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German Firms May Exit Xinjiang, China Hopes They Don’t

BASF is getting out and VW may follow. China said in response it hopes businesses in Xinjiang “cherish” their opportunities and not believe “rumours” about forced labour

Employees work on an assembly line at a SAIC Volkswagen plant in Shanghai
Employees work on an assembly line at a SAIC Volkswagen plant in Shanghai. Photo: Reuters.


News that two large German companies – Volkswagen and BASF – are rethinking their investments in China’s troubled Xinjiang province prompted an appeal from Beijing on Monday for them to stay.

China’s foreign ministry said this morning that it hoped enterprises in Xinjiang would “cherish” their investment opportunities – and not believe “rumours” by rights groups, and others about forced labour.

Forced labour in Xinjiang was a “fabrication” by external forces looking to hurt China’s development, and the relevant enterprises should respect the facts and distinguish between what is right and wrong, Mao Ning, a ministry spokeswoman said at a regular news conference, when asked about the concerns of German companies there.


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Rights groups have presented documentation that the ethnic minority Uyghur population is subjected to forced labour in detention camps, pressuring Western companies in Xinjiang to audit their operations in the region. Beijing has vehemently rejected the allegations.

“Some political forces have spread too many rumours about Xinjiang in the world and created too much false information,” said Mao.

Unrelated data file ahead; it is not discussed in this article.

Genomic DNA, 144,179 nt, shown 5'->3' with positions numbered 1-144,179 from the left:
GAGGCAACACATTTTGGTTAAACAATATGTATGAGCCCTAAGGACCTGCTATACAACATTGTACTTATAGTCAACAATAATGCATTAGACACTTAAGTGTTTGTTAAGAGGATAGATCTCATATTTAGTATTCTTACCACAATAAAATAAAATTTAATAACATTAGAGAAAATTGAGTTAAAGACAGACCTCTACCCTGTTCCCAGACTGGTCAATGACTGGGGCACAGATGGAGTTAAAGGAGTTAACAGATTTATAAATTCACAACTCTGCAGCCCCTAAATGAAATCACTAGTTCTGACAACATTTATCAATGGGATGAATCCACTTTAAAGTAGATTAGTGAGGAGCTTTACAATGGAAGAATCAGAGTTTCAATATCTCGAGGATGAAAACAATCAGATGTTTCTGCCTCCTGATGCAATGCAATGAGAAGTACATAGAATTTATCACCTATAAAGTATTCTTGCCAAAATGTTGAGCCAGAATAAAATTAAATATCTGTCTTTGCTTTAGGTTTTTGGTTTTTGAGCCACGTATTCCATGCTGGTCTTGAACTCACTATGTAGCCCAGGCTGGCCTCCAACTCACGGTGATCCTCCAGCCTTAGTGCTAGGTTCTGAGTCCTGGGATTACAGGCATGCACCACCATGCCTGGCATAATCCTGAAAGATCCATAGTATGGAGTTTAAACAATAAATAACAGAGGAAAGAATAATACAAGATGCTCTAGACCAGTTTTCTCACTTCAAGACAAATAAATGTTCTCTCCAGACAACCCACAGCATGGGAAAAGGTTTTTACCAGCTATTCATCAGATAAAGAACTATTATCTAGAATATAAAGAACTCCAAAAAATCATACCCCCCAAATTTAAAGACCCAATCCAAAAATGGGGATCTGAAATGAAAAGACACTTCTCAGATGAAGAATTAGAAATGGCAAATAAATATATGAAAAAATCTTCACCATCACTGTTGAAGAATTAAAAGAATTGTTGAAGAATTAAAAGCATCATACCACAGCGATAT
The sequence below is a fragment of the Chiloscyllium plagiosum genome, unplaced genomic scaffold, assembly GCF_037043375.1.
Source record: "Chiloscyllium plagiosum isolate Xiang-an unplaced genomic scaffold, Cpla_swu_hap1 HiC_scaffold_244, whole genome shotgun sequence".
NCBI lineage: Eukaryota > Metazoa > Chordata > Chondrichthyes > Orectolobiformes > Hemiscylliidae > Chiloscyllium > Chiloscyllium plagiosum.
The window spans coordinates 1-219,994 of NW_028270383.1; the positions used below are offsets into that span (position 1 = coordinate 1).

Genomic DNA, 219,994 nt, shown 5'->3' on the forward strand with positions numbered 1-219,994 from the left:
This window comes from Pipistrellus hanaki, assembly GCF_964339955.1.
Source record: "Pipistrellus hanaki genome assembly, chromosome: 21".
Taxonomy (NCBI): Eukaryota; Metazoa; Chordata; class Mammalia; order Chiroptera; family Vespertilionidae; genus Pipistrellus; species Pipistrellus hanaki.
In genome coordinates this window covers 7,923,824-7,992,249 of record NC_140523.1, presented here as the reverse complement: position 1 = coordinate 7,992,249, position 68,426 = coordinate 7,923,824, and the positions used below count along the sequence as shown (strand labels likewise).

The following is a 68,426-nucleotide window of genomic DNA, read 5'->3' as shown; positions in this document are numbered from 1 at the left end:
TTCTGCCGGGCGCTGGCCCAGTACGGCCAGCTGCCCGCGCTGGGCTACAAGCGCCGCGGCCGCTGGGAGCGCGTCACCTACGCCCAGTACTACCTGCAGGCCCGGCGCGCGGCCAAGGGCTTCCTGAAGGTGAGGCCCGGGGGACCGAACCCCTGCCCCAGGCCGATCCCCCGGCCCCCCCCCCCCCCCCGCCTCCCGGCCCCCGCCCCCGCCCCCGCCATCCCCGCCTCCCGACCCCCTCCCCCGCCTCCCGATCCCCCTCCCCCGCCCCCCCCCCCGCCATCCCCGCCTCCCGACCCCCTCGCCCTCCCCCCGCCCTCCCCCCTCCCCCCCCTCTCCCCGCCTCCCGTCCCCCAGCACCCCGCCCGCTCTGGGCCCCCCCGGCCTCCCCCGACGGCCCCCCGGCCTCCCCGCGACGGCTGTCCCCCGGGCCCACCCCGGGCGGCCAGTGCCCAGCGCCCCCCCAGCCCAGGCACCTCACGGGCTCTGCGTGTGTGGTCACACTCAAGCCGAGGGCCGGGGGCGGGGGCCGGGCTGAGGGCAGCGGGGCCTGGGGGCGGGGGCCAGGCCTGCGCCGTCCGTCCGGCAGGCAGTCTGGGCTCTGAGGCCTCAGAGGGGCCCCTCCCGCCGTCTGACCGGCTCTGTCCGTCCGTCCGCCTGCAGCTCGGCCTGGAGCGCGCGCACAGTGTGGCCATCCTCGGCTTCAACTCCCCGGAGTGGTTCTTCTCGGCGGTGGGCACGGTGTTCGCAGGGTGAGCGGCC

“We hope that the relevant enterprises can respect the facts, distinguish right from wrong, and cherish the opportunities for investment and development in Xinjiang,” she said.

On February 9, German chemicals giant BASF said it would sell its stakes in two joint ventures in Xinjiang, after rights groups documented abuses including forced labour in detention camps.

BASF said recently published reports related to its joint venture partner contained serious allegations that indicated activities “inconsistent” with the company’s values.

Several days later, Volkswagen said it was in talks with its joint venture partner in China over the future direction of its business activities in Xinjiang.

Stephan Weil, the premier of the German state of Lower Saxony – Volkswagen’s second-biggest shareholder – has called the reports of forced labour “concerning”, adding his government supported reviewing different scenarios for the business.


  • Reuters with additional editing by Jim Pollard




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Jim Pollard

Jim Pollard is an Australian journalist based in Thailand since 1999. He worked for News Ltd papers in Sydney, Perth, London and Melbourne before travelling through SE Asia in the late 90s. He was a senior editor at The Nation for 17+ years.


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